WK really touches on something here. Telling someone they should "want" to live, or that they shouldn't kill themselves doesnt help, I've been there. Often times you feel worse and burdened with more guilt than anything. 

He's acknowledging and validating the writer's feelings here instead ofr making  him/her feel like they're wrong for feeling that way, and that kind of sympathy is far more valubale than "don't kill yourself mmkayyy." This empowerment can help the writer feel like they've regained control in an otherwise seemingly  helpless situation.

I know it seems counter-intuitive but coming from someone who spent a lot of time in dark places, this kind of advice can be incredibly helpful and hit way deeper than what one might be initially inclined to say at first glance.

jordan_martin
jordan_martin

That's legitimately the most honest and enduring post ever read on such a delicate subject. I am so glad you stuck to your beliefs and allowed that invididual liberties, such as right to die, is something we should all value and hold as holy. It's ours to desire and endure, especially if we realize how terrible losing such a freedom is

Andrew Creech
Andrew Creech

Wouldn't be surprised if they went and did it after reading that. That was a pretty shitty way to talk to someone contemplating suicide, and VV should be ashamed of giving it a platform from which to speak. Sheeshus....this keeps up I'll find the unlike button, quick.

Kurse
Kurse

Read the article, that's not what he was saying at all. He said that it MIGHT BE a void of non-experience, then says "Death really is -- for better or worse -- the ultimate example of "who knows?"


He was saying that nobody knows what happens when we die, but that contemplating death and the afterlife can help fuel your passion/appreciation for living life. 


Why do people have this desire to share their opinion on an article that they didn't even read?

atthepeek
atthepeek

He never asked "what have they done?" Instead asked "what can I do?"....so suck It

atthepeek
atthepeek

He's,thoughtful, insightful, and has an insane optimism that the world needs more of.....that...and People like him.... obviously not you..... but there's plenty of other people I'm sure meet your high journalistic standards

Kurse
Kurse

He could be a homeless guy who lives on the corner near the Village Voice building, it doesn't make his advice any less poignant. Stop focusing on his credentials and just read the message!

rusrockt10
rusrockt10

Um, 10 years of writing advice columns?

Kurse
Kurse

So what's your advice, then? Because apparently 'consider the options, find a new lust for life in contemplating non-existence, and help other people to create a sense of connectedness and self-worth' isn't good enough for you. Sounds like damn good advice to me.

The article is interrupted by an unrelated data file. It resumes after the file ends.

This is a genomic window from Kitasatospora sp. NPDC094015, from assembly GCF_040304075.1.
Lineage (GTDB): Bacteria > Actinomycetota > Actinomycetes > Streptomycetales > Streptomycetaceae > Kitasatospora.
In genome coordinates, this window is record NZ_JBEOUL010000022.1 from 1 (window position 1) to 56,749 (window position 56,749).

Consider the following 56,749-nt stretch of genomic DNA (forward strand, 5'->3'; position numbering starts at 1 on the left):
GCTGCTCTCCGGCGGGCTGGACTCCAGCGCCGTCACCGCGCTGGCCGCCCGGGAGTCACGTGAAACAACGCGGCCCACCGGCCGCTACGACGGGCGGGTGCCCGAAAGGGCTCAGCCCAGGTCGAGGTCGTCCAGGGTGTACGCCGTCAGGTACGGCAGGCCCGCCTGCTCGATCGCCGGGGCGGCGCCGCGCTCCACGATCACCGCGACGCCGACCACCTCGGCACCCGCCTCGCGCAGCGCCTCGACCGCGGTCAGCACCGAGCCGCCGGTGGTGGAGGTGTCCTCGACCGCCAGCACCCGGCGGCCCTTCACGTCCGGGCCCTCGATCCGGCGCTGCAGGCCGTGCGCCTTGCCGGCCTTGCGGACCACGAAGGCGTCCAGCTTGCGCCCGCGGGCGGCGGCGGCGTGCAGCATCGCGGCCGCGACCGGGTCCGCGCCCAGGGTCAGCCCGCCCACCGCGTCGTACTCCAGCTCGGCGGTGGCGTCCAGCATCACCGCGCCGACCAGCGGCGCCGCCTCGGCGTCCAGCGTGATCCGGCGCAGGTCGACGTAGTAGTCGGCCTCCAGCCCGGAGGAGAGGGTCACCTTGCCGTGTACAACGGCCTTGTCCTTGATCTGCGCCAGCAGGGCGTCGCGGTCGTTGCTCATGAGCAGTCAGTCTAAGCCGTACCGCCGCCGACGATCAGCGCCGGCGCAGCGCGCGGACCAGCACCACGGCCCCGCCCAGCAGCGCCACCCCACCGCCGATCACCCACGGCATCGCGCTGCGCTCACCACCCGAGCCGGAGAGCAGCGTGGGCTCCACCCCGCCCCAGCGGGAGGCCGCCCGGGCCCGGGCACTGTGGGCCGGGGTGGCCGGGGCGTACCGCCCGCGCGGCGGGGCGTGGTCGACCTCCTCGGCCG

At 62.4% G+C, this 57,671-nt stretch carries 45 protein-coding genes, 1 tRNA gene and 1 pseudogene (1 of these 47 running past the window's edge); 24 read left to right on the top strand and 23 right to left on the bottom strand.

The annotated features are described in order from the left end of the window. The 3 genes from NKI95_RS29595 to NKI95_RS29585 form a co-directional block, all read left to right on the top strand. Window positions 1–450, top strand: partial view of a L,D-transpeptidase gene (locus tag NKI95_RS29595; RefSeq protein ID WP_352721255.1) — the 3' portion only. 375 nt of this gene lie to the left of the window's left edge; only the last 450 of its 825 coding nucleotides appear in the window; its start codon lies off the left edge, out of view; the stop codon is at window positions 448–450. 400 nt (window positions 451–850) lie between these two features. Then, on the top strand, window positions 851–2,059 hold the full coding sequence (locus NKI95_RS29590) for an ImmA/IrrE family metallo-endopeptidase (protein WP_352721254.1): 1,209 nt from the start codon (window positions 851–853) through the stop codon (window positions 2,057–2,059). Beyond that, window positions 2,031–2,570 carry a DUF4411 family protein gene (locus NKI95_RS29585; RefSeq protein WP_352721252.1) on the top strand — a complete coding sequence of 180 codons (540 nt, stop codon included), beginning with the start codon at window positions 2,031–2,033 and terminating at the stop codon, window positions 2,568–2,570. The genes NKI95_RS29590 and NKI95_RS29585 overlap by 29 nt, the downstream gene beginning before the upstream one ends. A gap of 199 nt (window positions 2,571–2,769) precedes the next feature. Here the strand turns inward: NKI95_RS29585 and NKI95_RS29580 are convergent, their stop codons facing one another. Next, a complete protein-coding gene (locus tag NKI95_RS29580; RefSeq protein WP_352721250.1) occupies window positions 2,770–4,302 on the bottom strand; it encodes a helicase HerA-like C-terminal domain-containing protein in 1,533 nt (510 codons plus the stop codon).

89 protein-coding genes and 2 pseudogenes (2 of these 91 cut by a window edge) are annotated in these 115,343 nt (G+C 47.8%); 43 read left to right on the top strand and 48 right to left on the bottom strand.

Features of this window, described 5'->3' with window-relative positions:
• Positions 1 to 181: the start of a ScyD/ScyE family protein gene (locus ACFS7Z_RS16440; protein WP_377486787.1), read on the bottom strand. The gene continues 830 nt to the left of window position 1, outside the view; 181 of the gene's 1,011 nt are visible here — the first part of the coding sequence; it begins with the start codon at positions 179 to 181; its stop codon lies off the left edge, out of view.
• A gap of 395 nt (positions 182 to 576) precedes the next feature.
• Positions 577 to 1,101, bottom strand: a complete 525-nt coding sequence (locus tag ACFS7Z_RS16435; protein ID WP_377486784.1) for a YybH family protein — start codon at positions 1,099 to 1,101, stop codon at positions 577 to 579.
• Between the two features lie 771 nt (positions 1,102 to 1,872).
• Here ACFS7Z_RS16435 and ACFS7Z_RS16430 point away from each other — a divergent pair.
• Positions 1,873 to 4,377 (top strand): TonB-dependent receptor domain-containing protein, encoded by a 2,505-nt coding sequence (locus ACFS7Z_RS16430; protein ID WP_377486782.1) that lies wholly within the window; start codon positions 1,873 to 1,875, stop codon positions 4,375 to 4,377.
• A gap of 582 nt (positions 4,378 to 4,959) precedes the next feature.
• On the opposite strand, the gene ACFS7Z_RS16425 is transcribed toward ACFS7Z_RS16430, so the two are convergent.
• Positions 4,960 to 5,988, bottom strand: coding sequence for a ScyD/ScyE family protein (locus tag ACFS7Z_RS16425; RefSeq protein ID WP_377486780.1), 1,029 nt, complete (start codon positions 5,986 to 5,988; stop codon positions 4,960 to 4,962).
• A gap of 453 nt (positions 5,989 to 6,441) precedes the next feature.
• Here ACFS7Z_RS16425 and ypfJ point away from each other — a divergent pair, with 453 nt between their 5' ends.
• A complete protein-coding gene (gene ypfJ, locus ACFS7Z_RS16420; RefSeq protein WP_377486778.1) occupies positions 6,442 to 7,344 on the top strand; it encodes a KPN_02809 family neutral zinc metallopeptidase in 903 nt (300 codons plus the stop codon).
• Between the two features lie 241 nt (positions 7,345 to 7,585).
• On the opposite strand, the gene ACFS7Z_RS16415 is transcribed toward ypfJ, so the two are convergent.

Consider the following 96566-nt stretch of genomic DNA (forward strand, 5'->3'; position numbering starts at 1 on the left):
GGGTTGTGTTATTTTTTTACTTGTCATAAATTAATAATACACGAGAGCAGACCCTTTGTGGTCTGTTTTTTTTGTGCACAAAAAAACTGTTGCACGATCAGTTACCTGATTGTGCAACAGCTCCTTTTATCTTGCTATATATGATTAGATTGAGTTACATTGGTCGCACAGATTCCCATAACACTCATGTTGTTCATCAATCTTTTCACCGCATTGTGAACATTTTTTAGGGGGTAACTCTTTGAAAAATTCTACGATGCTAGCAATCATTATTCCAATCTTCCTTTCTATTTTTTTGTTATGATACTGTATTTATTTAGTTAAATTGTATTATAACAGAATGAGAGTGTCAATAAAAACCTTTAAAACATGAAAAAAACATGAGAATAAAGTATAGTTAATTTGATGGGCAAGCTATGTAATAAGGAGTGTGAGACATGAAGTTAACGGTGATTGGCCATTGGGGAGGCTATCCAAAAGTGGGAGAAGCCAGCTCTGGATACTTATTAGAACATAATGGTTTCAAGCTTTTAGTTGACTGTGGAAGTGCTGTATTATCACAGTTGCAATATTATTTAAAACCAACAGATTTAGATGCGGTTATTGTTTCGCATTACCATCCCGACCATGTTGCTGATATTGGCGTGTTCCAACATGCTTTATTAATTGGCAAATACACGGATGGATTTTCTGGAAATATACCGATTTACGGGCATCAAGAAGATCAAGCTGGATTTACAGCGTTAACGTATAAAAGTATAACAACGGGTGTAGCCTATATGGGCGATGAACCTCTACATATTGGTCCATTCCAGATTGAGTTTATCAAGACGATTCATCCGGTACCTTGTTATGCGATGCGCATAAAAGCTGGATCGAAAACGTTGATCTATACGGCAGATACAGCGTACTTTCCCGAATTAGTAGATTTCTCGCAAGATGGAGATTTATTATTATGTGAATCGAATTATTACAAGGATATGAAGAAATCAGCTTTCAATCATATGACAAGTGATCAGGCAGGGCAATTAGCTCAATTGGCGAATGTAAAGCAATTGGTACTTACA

People like you who focus on the 'qualifications' of an individual rather than just reading what they have to say and taking it at face value are the worst. 

bwiikari
bwiikari

@stephenrohan Here in the US ECT is only used rarely in extreme cases of mania or catatonia where other less invasive techniques are exhausted.

mn_oss
mn_oss

I work in mental health in the US. ECT is available but is not common. A lot of places don't provide this treatment due to liability. Its usually a last resort due to potential memory loss.

herschelcheckshismai
herschelcheckshismai

@tark2112 but then the pain of those people's circles of people...it'll never end...i say if you're going to follow through with it, think it over...and then if you must, go ahead...but don't leave a mess !!


DocHM1
DocHM1

More diplomatically, but no less chastising, I definitely agree that you don't know what you're talking about.  Even if I assume you have experienced a clinically depressed, suicidal period at any point in your life, that isn't the experience that's in your comment.

People contemplating suicide aren't desperate, nor are they people to be placated into believing that life is somehow worth living just on some trite, superficial basis.  The notion that life is sacred to someone who is questioning their will to keep living is an insult, demeaning, generalized and not the honest assessment of their feelings or the validation of their thinking that they need.

A.W.K. does a great job presenting a balanced thought process to the writer, especially for someone only living out his wisdom intuitively.

Don_Don
Don_Don

Eat shit and get cancer.  You have no idea what you're talking about. 

tark2112
tark2112

I agree. But I know what it feels like to be left behind thinking I could have stopped it from happening. I would never judge anyone who takes their life, because from their perspective, they truly don't see any other option. I get that.